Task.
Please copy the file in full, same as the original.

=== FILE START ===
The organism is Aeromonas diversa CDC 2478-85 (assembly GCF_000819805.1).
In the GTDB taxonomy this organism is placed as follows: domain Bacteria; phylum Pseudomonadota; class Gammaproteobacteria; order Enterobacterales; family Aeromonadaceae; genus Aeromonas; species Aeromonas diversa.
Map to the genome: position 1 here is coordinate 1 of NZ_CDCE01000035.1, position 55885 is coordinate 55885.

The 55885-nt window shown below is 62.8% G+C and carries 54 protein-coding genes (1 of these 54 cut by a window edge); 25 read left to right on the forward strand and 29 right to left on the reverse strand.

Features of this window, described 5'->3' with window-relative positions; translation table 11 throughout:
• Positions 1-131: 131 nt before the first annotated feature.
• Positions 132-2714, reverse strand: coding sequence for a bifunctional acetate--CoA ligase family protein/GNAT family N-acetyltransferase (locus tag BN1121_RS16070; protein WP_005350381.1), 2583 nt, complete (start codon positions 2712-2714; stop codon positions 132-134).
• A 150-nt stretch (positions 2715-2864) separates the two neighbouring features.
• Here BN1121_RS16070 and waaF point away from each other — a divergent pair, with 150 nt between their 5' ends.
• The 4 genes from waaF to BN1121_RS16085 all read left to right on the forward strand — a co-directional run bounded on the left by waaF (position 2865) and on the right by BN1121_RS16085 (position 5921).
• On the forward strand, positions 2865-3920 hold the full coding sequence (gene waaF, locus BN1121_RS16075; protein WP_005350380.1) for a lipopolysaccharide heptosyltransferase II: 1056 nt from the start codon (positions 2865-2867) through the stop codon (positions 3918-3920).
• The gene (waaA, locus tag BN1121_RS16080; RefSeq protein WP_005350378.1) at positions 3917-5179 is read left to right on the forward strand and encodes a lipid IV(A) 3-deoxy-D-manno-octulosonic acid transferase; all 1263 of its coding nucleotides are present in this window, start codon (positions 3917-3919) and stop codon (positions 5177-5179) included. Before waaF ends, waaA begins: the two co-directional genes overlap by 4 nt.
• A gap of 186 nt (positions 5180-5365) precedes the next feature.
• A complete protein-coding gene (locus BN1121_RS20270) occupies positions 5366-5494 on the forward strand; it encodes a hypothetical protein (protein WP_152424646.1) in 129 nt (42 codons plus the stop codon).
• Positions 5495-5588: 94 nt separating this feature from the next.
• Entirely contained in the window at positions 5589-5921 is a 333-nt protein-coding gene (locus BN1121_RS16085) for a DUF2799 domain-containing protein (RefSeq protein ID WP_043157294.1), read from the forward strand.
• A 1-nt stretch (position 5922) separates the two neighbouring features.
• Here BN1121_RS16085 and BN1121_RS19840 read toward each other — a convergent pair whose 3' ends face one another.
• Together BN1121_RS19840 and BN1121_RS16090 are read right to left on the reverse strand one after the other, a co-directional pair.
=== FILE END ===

The organism is Aeromonas diversa CDC 2478-85 (assembly GCF_000819805.1).
In the GTDB taxonomy this organism is placed as follows: domain Bacteria; phylum Pseudomonadota; class Gammaproteobacteria; order Enterobacterales; family Aeromonadaceae; genus Aeromonas; species Aeromonas diversa.
Map to the genome: position 1 here is coordinate 1 of NZ_CDCE01000035.1, position 55885 is coordinate 55885.

The 55885-nt window shown below is 62.8% G+C and carries 54 protein-coding genes (1 of these 54 cut by a window edge); 25 read left to right on the forward strand and 29 right to left on the reverse strand.

Features of this window, described 5'->3' with window-relative positions; translation table 11 throughout:
• Positions 1-131: 131 nt before the first annotated feature.
• Positions 132-2714, reverse strand: coding sequence for a bifunctional acetate--CoA ligase family protein/GNAT family N-acetyltransferase (locus tag BN1121_RS16070; protein WP_005350381.1), 2583 nt, complete (start codon positions 2712-2714; stop codon positions 132-134).
• A 150-nt stretch (positions 2715-2864) separates the two neighbouring features.
• Here BN1121_RS16070 and waaF point away from each other — a divergent pair, with 150 nt between their 5' ends.
• The 4 genes from waaF to BN1121_RS16085 all read left to right on the forward strand — a co-directional run bounded on the left by waaF (position 2865) and on the right by BN1121_RS16085 (position 5921).
• On the forward strand, positions 2865-3920 hold the full coding sequence (gene waaF, locus BN1121_RS16075; protein WP_005350380.1) for a lipopolysaccharide heptosyltransferase II: 1056 nt from the start codon (positions 2865-2867) through the stop codon (positions 3918-3920).
• The gene (waaA, locus tag BN1121_RS16080; RefSeq protein WP_005350378.1) at positions 3917-5179 is read left to right on the forward strand and encodes a lipid IV(A) 3-deoxy-D-manno-octulosonic acid transferase; all 1263 of its coding nucleotides are present in this window, start codon (positions 3917-3919) and stop codon (positions 5177-5179) included. Before waaF ends, waaA begins: the two co-directional genes overlap by 4 nt.
• A gap of 186 nt (positions 5180-5365) precedes the next feature.
• A complete protein-coding gene (locus BN1121_RS20270) occupies positions 5366-5494 on the forward strand; it encodes a hypothetical protein (protein WP_152424646.1) in 129 nt (42 codons plus the stop codon).
• Positions 5495-5588: 94 nt separating this feature from the next.
• Entirely contained in the window at positions 5589-5921 is a 333-nt protein-coding gene (locus BN1121_RS16085) for a DUF2799 domain-containing protein (RefSeq protein ID WP_043157294.1), read from the forward strand.
• A 1-nt stretch (position 5922) separates the two neighbouring features.
• Here BN1121_RS16085 and BN1121_RS19840 read toward each other — a convergent pair whose 3' ends face one another.
• Together BN1121_RS19840 and BN1121_RS16090 are read right to left on the reverse strand one after the other, a co-directional pair.